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Minnesota reports first U.S. case of highly transmissible Brazil coronavirus variant

Plus: Twitter permanently bans MyPillow CEO Lindell; Minneapolis Police Chief Arradondo finalist for San Jose job; Walz unveils ‘Due North’ education plan; and more.

Health Commissioner Jan Malcolm
MinnPost photo by Greta Kaul
Health Commissioner Jan Malcolm

In the Star Tribune, Jeremy Olson writes: “Minnesota has identified the nation’s first-known COVID-19 infection that involves a more contagious Brazilian coronavirus strain. Genomic sequencing of lab samples from COVID-19 patients identified the Brazil P.1 variant in a Minnesota resident who recently traveled to Brazil, the Minnesota Department of Health reported on Monday. State Health Commissioner Jan Malcolm said the discovery underscores the need for continued mask-wearing and social-distancing practices to limit transmission of COVID-19, which is spread by a coronavirus known as SARS-CoV-2.”

MPR reports: “Minneapolis police Chief Medaria Arradondo is under consideration to be the police chief in San Jose, Calif. San Jose City Manager David Sykes chose Arradondo as one of seven finalists from a pool of 18 people, but one candidate withdrew. A memo dated Monday said the remaining six candidates will be part of a candidate forum on Saturday and community meetings later. Minneapolis police spokesperson John Elder said a recruiter sent the chief’s resume to officials in California, but the chief has not had formal discussions with San Jose leaders. … Arradondo joined the Minneapolis force in 1989 as a patrol officer. He became the city’s first Black police chief in 2017.”

Politico reports: “Twitter has pulled the plug on the account of MyPillow CEO Mike Lindell. A spokesperson for Twitter said, ‘This account was suspended for repeated violations of our civic integrity policy.’ Twitter confirmed late Monday that the ban on the entrepreneur from Minnesota is a permanent one. The ban is the latest in a series of disciplinary actions taken by Twitter that include, most notably, the banning of former President Donald Trump in an effort to reduce the spread of blatant political lies and punish those who incited violence, particularly in connection with the Jan. 6 insurrection at the Capitol.”

MPR’s Riham Feshir writes: “Exactly eight months after the killing of George Floyd, a new Minnesota legislative committee is urging lawmakers to consider a number of measures designed to close gaps across race in education, housing and public health and the criminal justice system. A final report presented Monday by the House Select Committee on Racial Justice digs into Minnesota’s persistent racial disparities and underlying causes, which include policies and practices that have caused barriers for people of color and Indigenous communities.”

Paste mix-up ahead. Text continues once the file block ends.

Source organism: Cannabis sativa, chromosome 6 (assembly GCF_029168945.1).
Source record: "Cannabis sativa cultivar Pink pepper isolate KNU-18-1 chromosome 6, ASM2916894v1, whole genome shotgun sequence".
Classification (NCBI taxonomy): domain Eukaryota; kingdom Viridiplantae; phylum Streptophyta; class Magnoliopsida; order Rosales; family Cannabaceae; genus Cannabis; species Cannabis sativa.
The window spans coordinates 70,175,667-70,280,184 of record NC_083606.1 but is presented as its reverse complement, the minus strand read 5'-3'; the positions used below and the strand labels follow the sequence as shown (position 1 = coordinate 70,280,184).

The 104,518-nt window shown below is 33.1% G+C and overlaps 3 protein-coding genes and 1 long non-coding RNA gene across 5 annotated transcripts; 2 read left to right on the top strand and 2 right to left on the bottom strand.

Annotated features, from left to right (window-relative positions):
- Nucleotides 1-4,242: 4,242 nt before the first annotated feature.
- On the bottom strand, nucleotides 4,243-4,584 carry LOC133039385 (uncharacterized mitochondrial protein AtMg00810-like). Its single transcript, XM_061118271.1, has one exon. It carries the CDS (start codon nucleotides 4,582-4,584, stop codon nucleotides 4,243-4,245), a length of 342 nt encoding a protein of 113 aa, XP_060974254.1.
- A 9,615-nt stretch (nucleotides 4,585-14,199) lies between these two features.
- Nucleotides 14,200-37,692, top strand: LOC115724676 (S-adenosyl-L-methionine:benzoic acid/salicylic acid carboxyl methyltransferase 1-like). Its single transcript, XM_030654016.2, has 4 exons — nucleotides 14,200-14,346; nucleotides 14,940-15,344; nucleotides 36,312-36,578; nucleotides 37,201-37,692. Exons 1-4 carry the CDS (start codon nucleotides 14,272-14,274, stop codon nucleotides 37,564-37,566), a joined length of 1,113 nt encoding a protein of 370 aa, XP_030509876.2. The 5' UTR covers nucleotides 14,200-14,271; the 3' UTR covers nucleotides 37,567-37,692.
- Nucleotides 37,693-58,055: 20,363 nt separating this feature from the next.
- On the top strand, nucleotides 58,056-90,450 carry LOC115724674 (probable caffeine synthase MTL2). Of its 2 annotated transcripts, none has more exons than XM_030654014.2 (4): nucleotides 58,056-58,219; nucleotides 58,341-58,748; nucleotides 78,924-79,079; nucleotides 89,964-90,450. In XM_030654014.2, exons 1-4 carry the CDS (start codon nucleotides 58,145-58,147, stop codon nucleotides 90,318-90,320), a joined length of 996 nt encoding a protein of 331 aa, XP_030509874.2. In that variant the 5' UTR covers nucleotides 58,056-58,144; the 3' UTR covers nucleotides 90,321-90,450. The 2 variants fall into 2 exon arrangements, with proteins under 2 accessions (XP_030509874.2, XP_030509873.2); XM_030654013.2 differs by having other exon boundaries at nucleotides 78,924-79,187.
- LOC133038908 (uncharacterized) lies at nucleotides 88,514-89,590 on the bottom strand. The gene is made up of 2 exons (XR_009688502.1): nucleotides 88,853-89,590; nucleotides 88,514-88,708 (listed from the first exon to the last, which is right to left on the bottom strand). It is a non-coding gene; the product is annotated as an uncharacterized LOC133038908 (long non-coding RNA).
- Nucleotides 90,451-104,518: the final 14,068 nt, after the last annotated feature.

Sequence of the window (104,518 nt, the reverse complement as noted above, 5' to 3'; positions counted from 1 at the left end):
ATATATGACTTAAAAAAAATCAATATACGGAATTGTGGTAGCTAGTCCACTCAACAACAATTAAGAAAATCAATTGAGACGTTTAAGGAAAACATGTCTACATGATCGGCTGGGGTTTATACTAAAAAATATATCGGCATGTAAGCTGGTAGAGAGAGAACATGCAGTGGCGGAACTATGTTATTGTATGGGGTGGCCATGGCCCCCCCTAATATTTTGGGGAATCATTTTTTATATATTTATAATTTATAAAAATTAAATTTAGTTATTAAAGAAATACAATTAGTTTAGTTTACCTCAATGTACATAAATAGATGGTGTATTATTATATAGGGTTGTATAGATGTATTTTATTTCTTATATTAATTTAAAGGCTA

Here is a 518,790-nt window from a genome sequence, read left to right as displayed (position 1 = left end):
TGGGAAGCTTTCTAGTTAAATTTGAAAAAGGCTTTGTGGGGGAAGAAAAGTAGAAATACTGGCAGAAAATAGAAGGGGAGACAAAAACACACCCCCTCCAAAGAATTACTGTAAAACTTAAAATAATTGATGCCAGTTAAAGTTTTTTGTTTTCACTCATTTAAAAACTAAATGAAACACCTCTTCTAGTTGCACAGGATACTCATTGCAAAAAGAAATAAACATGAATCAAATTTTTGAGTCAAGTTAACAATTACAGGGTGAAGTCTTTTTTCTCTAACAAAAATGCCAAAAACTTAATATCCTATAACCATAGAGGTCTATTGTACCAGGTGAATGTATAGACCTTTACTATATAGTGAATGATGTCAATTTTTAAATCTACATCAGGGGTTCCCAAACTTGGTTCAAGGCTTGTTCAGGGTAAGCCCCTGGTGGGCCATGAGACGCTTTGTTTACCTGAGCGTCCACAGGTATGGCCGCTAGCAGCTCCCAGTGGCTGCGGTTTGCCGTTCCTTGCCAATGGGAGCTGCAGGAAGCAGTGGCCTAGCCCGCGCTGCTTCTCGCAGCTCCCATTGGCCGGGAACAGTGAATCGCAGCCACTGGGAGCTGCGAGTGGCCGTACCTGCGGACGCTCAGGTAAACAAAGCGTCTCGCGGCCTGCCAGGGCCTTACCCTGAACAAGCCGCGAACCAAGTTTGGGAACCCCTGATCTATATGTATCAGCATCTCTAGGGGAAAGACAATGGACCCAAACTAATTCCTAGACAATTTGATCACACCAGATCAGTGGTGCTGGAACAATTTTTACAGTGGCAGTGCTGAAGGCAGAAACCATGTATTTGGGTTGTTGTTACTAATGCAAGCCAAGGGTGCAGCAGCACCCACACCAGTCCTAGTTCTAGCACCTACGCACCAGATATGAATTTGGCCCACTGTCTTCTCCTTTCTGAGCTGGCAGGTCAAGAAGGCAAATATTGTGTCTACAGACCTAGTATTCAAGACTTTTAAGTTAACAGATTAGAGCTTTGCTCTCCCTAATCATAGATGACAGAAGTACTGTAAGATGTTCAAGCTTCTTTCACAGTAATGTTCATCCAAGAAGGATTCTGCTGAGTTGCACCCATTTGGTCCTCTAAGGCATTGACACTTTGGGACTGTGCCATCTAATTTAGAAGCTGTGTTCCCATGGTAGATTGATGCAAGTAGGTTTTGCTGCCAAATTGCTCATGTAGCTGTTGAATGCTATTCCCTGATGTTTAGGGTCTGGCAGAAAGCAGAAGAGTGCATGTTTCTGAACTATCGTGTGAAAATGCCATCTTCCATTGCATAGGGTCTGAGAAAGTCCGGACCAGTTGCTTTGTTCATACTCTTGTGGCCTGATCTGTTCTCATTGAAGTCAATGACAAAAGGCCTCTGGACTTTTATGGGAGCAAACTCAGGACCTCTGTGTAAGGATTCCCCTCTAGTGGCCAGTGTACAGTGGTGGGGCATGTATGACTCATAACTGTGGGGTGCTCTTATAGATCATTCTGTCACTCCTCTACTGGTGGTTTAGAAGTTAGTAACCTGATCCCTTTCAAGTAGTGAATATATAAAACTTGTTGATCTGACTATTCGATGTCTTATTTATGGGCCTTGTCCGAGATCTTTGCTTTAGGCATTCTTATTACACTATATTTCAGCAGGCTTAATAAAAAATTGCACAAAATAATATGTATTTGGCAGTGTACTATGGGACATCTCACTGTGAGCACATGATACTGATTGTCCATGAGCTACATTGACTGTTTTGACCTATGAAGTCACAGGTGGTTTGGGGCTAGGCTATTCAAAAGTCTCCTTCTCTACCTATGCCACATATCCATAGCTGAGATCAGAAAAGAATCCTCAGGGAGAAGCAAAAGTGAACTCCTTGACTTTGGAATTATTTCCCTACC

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For the Forum News Service, Matthew Guerry writes: “A board of state officials on Monday granted a pardon to a Minnesota woman who had been faced with removal from the country despite living in the U.S. for decades. The pardon will allow Maria Elizondo, of Ada, Minn., to apply for the cancellation of her removal and other forms of immigration relief that her convictions previously barred her from seeking. She is the first person in 35 years to receive a full and absolute pardon in Minnesota, according to the State Board of Pardons.”

A WCCO-TV story says, “Minnesota Governor Tim Walz announced a new education plan, dubbed ‘Due North,’ on Monday for schools in the state, ahead of the release of his state budget proposal for the next fiscal year. While state officials did not give specifics on cost, the plan included a number of proposals that would expand services to children in the state’s public schools. The plan’s priorities include efforts to grow and support the state’s corps of teachers, establish an Equity, Diversity and Inclusion Center at the Minnesota Department of Education, expand the academic and educational offerings to students, increase funding for education, improve academic standards and ensure every student learns in a safe and nurturing environment.”

At KSTP-TV, Charlie Wiese says, “More than $550,000 worth of knock-off designer apparel was seized by U.S. Customs and Border officers in Minneapolis on Jan. 22.  According to a release by CBP, on Jan. 22, officers in Minneapolis seized two shipments arriving from Laos. The shipments were destined for a residence in Minneapolis and Superior, Wi. The shipments contained apparel CBP officers determined was in violation of CBP trademark and copyright code. Officers seized various handbags, wallets, fanny packs and phone cases with logos from designers like Gucci, Louis Vuitton and Chanel, among others.”

For BringMeTheNews Melissa Turtinen says, “The curling community is coming together to support a 72-year-old man who was shot during an attempted robbery in Minneapolis. According to a Go Fund Me page, Dale Olsen was shot ‘several times’ outside a business on the 2900 block of Franklin Avenue East in Minneapolis the morning of Jan. 18. He is hospitalized at Hennepin County Medical Center where he is on a ‘long road of recovery.’ Olsen is a longtime curler with the Cambridge Curling Club and the Twin Cities Curling Association … .”

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